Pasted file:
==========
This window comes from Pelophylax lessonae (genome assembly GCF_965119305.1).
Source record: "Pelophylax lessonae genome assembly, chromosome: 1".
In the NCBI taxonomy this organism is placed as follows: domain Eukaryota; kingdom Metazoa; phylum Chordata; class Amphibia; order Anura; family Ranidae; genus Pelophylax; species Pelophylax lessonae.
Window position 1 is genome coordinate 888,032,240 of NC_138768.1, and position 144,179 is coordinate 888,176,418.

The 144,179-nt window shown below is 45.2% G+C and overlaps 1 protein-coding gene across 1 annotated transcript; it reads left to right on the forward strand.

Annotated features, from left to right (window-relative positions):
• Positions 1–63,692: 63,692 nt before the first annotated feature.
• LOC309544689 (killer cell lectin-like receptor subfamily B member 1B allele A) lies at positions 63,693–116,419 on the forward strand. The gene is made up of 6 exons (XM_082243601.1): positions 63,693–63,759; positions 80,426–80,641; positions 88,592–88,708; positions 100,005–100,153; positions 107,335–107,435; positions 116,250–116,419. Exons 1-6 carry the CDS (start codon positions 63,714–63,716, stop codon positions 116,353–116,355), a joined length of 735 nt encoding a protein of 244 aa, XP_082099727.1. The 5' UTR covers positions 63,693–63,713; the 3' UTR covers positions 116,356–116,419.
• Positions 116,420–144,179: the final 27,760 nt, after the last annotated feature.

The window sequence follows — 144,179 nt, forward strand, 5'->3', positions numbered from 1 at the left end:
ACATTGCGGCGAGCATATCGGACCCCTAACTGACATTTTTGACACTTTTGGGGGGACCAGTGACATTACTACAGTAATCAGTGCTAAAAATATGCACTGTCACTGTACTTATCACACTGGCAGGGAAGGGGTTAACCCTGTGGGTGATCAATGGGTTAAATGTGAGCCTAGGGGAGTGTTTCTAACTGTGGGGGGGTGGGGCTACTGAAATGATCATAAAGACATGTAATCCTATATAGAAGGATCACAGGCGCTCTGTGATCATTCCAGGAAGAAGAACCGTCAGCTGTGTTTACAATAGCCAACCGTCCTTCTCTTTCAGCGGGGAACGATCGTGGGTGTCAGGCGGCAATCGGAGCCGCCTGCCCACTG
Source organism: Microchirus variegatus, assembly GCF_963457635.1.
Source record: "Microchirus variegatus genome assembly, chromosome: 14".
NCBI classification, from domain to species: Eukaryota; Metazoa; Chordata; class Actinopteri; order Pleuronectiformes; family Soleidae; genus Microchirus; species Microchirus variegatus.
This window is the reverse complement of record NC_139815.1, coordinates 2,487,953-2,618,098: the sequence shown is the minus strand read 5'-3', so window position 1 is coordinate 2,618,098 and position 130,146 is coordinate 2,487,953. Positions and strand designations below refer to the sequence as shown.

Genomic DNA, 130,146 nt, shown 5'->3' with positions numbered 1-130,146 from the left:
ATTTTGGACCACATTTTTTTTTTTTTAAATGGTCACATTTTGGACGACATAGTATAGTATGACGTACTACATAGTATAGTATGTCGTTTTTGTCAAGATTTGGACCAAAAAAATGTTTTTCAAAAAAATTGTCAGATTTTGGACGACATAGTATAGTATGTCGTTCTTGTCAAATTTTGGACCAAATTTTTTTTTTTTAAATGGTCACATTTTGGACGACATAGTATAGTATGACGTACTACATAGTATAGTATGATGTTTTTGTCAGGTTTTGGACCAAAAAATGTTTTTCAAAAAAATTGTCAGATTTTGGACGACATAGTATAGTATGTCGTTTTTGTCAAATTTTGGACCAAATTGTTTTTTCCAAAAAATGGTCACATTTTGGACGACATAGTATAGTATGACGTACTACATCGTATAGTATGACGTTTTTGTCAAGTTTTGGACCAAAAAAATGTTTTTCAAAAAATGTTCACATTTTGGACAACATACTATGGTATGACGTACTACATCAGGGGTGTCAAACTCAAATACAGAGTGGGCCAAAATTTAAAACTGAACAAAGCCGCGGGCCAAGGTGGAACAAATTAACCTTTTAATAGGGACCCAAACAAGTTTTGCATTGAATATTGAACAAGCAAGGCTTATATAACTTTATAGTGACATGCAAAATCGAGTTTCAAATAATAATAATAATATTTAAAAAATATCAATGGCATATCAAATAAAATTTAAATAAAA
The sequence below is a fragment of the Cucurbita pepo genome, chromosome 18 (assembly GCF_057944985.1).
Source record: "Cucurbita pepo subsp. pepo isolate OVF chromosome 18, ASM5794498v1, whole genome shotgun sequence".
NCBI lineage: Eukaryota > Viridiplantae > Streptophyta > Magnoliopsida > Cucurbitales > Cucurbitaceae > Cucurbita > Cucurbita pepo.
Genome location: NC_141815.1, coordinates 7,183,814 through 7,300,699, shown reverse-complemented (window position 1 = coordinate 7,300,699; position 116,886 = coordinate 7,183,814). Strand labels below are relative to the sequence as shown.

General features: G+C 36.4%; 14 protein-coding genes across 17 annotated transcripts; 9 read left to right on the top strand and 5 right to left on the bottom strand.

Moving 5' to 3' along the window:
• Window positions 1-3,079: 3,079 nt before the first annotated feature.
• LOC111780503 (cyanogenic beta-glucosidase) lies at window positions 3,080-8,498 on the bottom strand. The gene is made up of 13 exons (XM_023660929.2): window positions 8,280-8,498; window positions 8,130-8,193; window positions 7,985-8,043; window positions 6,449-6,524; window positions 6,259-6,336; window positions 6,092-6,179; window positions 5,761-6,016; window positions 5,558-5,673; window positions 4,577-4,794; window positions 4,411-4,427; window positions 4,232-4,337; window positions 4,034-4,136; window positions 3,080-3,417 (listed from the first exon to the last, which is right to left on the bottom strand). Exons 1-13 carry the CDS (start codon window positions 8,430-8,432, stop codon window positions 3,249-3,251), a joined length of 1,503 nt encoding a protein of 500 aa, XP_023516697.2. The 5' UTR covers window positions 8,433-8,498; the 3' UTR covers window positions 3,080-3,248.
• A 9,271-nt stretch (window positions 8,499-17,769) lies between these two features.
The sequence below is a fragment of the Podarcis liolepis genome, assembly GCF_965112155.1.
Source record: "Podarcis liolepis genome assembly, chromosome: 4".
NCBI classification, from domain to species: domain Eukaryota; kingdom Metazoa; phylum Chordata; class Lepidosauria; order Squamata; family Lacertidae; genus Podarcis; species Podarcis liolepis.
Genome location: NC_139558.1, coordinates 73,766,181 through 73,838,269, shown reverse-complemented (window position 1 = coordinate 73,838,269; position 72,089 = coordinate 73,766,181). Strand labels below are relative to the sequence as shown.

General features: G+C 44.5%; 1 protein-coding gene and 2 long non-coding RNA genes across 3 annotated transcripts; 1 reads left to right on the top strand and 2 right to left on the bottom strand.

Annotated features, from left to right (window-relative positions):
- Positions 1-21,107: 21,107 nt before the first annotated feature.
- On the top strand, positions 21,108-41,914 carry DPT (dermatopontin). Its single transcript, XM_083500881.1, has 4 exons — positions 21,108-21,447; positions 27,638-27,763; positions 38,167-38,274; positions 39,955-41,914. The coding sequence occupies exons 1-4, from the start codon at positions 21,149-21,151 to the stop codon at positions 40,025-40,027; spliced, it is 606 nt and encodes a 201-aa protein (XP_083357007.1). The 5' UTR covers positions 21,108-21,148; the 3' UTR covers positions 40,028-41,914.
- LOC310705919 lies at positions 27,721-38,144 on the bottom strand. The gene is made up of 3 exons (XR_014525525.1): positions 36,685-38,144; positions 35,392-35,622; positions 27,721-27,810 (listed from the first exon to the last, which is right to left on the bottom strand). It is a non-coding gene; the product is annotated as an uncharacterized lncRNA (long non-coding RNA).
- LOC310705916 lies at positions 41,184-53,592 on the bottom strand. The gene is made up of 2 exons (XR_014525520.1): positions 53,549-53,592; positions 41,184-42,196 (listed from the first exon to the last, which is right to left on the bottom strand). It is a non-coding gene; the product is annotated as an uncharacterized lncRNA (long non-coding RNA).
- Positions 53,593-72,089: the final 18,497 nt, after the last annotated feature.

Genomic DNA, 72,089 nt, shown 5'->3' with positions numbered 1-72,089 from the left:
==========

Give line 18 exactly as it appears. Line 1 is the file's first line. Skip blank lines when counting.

The sequence below is a fragment of the Cucurbita pepo genome, chromosome 18 (assembly GCF_057944985.1).